The TGRG held a total of 12 sessions over the course of the RGS-IBG 2013 conference, the maximum allowed for any research group, and covered an impressive amount of material in that time. (To take a look at all the sessions our members convened, please see here and search for transport). Sessions were well attended, but with so much to see and do, even the most dedicated transport geographer would be hard-pressed to see all of the sessions. Also, many people will not have attended RGS-IBG 2013 at all.
With these people in mind, we have decided to try to document the sessions than took place, rather than accept that, once a presentation is delivered, it is lost forever. To kick-off this coverage, we look at the very first transport session – Energy and Transport – in this post, held bright and early at 09:00 on Wednesday 28th August. For anyone, anywhere interested in energy and transport but unable to attend the conference in person, please read on.
The session contained 6 talks (the abstracts of which can be seen on the session page of the RGS website). They ranged in scale (from global supply chains to local enterprises), modes of transport (from boats to planes) and methods of analysis (from focus groups and interviews to hard-core stats). This diversity was held together by the fundamental issue of the talks: transport’s use of energy and its implications for sustainability.
The first presentation, by Nahid Mohajeri (University College London) and
Agust Gudmundsson (Royal Holloway, University of London) was by far the most impressive technically. Their paper described a new metric for evaluating street networks: entropy. Essentially, the measure can be seen as an indication of wastage in the urban environment. High entropy areas require a lot of roads to be built to enable an average trip. Building roads is energy-intensive, so low entropy roads are generally desirable. The presenter also showed how their methods could provide information on the directionality of roads in a particular area: roads tended to follow the river’s course, for example.
Next up was Age Poom, from Tartu University in Estonia. Her talk tackled the issue of transport in Small and Medium Enterprises (SMEs). Energy analysis revealed what kinds of transport were most responsible for emissions from these businesses, so the talk was highly relevant to organisations wishing to improve environmental performance. Using practice theory, and supporting the work of James Falconbridge, it was concluded that shifts in corporate norms would be necessary to rapidly reduce emissions from SMEs.
The third presentation was also highly pertinent to industry. Sarah Mander and colleagues from the Tindall Centre for Climate Change, based at the University of Manchester, have conducted detailed research of emissions from the understudied shipping sector and created concrete proposals about how these can best be reduced. This research clearly set out a number of alternative scenarios for 2050, providing guidance for decision makings tasked with ensuring that shipping takes on its share of responsibility for creating a safe climate for future generations.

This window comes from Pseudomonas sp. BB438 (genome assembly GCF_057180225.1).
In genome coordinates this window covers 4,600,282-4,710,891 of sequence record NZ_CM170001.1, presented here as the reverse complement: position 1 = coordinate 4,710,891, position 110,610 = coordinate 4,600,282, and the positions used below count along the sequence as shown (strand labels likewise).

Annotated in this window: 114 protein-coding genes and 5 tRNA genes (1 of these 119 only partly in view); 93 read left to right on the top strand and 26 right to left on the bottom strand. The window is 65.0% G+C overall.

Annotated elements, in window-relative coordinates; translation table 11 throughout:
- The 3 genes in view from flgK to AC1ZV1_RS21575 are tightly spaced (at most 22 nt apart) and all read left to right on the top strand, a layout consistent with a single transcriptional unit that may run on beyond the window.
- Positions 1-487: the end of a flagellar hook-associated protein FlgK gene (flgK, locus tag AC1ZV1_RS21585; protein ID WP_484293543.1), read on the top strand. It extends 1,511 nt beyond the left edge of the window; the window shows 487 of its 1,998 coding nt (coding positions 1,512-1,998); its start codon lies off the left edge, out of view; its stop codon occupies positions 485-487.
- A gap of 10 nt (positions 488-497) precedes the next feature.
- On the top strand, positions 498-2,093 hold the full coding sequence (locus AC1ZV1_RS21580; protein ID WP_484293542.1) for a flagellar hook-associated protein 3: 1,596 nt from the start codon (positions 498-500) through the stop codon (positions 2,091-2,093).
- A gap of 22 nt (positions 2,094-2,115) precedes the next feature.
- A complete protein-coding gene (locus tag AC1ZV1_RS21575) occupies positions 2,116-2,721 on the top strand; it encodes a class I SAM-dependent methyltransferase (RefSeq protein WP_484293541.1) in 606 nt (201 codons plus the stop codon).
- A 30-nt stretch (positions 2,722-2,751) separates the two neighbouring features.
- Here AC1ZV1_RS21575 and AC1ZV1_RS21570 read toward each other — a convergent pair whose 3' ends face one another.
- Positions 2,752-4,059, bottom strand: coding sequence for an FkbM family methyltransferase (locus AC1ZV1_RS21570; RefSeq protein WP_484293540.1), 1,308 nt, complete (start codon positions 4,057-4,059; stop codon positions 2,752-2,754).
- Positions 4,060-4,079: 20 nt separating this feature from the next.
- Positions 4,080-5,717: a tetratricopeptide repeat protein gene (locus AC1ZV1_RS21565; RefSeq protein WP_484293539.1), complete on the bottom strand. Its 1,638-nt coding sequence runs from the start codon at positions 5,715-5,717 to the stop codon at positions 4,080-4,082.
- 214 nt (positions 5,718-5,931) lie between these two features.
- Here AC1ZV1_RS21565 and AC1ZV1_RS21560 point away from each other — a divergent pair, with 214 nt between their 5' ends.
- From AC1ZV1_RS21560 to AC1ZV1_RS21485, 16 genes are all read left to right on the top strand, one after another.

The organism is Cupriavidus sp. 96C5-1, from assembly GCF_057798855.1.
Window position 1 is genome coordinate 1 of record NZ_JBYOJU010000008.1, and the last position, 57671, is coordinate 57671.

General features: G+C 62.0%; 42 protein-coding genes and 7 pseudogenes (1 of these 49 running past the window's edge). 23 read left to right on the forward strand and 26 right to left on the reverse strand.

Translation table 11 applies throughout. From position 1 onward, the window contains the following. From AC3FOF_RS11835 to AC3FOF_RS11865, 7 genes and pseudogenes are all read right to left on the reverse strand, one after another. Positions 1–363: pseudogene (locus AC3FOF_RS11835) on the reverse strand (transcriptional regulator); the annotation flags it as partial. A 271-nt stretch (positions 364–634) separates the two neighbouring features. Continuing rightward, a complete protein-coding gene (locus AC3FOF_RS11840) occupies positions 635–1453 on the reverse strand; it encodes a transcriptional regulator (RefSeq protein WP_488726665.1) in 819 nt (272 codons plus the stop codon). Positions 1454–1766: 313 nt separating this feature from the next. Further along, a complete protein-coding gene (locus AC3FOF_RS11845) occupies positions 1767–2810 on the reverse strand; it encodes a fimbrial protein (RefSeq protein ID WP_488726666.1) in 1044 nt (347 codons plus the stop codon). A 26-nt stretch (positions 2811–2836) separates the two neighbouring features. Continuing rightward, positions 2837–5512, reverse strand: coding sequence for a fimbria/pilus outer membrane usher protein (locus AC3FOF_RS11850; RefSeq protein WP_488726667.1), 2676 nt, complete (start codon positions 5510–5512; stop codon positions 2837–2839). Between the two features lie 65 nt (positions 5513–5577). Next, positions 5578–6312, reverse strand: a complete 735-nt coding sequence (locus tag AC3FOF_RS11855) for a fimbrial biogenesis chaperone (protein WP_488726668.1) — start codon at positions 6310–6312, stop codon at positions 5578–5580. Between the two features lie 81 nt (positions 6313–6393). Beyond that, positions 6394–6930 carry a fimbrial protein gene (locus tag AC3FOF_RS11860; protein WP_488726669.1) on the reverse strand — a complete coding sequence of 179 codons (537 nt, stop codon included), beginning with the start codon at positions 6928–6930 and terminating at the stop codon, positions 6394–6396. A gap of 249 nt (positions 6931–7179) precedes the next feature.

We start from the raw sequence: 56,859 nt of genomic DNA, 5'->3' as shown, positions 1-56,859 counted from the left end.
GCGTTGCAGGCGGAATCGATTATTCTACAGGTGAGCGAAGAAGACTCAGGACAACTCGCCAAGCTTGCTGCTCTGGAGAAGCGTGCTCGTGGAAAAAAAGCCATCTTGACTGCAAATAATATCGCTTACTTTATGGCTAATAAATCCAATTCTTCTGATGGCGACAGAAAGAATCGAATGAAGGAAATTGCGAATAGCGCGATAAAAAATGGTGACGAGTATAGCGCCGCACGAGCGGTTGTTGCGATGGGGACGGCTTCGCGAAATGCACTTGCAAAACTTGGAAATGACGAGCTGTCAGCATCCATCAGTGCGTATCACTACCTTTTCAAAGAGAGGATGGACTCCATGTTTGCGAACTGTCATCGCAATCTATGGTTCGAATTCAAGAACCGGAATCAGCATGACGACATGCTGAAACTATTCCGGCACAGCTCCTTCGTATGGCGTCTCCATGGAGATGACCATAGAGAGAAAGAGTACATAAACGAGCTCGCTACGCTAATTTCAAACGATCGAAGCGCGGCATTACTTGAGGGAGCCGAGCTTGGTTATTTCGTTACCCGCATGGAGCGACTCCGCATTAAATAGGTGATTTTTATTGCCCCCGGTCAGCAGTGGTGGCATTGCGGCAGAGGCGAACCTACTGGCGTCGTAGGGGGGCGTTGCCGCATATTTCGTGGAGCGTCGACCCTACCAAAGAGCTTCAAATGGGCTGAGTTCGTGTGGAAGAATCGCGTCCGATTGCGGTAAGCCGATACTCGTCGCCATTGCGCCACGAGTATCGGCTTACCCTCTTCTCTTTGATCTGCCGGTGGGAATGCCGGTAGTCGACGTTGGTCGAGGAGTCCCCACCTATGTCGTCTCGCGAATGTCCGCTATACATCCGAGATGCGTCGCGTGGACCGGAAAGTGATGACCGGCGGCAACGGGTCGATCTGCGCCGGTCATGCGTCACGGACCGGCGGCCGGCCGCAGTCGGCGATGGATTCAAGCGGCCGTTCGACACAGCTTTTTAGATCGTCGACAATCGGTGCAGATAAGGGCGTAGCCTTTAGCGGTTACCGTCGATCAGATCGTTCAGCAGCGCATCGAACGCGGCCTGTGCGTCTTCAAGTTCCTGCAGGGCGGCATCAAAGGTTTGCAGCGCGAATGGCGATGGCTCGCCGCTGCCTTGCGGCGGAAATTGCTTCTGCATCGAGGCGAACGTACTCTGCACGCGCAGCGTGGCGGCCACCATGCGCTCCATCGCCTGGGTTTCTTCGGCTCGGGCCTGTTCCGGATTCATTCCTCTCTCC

Fourth was a talk by Andreas Pastowski from the Wuppertal Institute for Climate, Germany. He was also looking at the ‘big picture’, in this case regarding the transportation of the fossil fuels that power the global economy. It was about energy used to transport energy! Overall, it was concluded that the shift to renewables would have climate benefits that go beyond any direct fuel savings: renewables do not require incessant fuel supplies and electricity is an energy-efficient form of energy transfer.
Next was a talk that returned to smaller scale, using more personal methods of information collection. Paulina Luzecka, from the University of Exeter, looked into the ‘taken for granted’ activity of ‘gap years’, but from a unique energy perspective. With fascinating insight into the social construction of the ‘finding yourself’ experience, interspersed with entertaining quotes from gap year participants themselves, Paulina showed that there are forces at work actively encouraging young people to fly away for life-changing experiences. In practice, these energy intensive gap years may not be beneficial for the individuals involved, let alone for our stocks of valuable liquid fuels. The deep understanding of the gap year industry transmitted through this presentation could be useful in attempts to reduce the negative impacts of the gap year trend.
Finally was my own talk: a comparison of energy use for commuting between England and the Netherlands. The talk highlighted the suprising result, discovered towards the end of my PhD at the University of Sheffield, that Dutch commuters use, on average more energy than their English counterparts to get to work each day. This finding is especially shocking given that English transport campaigners tend to look-up to the Netherlands as an example of best practice. The reason for energy-intensive Dutch commuting? Car trips are on average 30% longer than in the UK, offsetting the benefits of a lower proportion of people travelling to work by car. The slides of this talk can be seen below:
Overall this was a fast-paced session that transmitted a huge amount of information about energy use in transport, the underlying reasons for intractable fossil-fuel dependence in the sector and potential solutions, in a short amount of time. In his concluding remarks, Stewart Barr concluded that the interface between energy and transport studies clearly has much to offer and encouraged further collaboration between the Energy Geographies Working Group and the TGRG. Thanks to all involved, and please ‘watch this space’ for a session on energy and transport planned for RGS-IBG 2014.